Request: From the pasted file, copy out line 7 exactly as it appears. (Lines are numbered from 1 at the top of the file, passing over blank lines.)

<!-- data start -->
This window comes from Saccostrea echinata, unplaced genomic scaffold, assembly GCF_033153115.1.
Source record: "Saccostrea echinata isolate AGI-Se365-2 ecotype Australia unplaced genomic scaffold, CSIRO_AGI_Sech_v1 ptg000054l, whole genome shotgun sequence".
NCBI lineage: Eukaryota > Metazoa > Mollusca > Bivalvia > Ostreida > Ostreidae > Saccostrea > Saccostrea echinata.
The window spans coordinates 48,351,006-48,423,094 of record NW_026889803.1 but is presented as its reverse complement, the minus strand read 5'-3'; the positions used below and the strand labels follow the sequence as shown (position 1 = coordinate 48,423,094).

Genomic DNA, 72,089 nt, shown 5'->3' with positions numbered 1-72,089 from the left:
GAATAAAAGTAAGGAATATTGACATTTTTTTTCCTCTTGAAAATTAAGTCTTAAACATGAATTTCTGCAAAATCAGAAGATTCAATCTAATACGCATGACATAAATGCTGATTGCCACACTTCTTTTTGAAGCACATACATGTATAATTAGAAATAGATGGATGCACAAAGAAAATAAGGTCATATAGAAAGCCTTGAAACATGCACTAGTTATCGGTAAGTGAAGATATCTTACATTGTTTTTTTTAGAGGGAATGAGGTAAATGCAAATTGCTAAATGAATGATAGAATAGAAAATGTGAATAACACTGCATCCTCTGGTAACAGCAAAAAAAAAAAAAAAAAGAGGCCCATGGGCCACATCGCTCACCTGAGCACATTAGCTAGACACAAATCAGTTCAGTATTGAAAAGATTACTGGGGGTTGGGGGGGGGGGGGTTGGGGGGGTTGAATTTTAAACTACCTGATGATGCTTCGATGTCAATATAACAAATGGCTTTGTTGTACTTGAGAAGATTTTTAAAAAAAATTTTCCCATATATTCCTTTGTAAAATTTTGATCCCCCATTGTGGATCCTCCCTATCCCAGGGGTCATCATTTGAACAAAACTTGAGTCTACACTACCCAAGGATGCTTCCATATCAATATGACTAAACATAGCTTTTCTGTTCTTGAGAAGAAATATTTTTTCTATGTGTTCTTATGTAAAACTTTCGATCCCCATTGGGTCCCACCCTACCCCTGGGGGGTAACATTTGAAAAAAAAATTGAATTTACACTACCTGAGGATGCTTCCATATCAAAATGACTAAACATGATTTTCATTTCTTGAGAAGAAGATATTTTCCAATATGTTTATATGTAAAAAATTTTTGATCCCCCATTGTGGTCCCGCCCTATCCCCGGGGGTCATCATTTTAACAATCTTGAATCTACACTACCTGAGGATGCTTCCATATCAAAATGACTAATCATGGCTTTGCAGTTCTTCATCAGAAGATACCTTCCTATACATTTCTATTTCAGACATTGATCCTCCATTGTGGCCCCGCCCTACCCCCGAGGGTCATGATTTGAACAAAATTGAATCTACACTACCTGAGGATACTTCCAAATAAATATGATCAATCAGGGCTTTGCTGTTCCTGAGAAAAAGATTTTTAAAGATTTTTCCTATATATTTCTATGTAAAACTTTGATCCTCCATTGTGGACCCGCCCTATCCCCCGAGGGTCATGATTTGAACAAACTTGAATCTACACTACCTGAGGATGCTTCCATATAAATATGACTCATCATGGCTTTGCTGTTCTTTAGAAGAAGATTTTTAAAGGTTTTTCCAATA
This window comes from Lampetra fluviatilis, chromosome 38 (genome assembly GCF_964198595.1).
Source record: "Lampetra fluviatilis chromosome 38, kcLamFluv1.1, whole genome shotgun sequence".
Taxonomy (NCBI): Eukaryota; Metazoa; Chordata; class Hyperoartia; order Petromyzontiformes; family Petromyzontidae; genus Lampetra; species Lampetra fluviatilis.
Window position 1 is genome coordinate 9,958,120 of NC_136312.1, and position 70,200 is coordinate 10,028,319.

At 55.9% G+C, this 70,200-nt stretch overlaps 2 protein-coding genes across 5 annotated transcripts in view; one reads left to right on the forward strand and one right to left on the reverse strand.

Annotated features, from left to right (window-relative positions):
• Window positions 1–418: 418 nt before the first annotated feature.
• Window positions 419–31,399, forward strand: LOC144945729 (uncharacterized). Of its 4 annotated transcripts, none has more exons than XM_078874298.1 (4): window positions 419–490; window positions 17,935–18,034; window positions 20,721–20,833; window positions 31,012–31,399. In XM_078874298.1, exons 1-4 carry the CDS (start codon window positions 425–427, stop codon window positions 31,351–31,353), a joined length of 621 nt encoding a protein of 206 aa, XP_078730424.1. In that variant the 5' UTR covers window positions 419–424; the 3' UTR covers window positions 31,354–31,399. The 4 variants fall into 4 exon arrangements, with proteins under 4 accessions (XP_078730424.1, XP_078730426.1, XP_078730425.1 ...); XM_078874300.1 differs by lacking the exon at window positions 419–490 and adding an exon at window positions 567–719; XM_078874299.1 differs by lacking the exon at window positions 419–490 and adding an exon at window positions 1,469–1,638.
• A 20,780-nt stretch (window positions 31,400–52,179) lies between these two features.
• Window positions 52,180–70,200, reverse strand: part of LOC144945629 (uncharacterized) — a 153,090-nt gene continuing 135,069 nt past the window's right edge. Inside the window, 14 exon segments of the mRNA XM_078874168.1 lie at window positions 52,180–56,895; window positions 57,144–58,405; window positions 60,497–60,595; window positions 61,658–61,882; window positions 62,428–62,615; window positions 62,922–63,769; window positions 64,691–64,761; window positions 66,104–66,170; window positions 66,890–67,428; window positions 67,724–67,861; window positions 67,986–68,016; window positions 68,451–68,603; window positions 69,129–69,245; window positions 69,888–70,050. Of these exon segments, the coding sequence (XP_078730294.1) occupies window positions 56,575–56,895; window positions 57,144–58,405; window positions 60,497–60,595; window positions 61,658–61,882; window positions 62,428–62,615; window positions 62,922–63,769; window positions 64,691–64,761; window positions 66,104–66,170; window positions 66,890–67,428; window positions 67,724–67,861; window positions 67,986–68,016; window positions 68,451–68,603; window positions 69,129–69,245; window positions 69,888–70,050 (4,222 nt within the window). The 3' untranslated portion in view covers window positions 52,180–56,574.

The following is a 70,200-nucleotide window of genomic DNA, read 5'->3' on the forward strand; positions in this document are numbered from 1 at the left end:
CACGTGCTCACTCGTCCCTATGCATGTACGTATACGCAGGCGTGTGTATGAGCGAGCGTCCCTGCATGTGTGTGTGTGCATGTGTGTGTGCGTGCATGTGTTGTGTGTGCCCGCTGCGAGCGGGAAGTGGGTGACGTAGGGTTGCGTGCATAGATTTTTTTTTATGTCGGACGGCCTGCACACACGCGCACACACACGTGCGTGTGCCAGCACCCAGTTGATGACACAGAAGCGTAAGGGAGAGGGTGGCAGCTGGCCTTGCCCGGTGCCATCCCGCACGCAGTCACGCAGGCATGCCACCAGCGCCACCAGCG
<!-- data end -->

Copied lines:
This window comes from Lampetra fluviatilis, chromosome 38 (genome assembly GCF_964198595.1).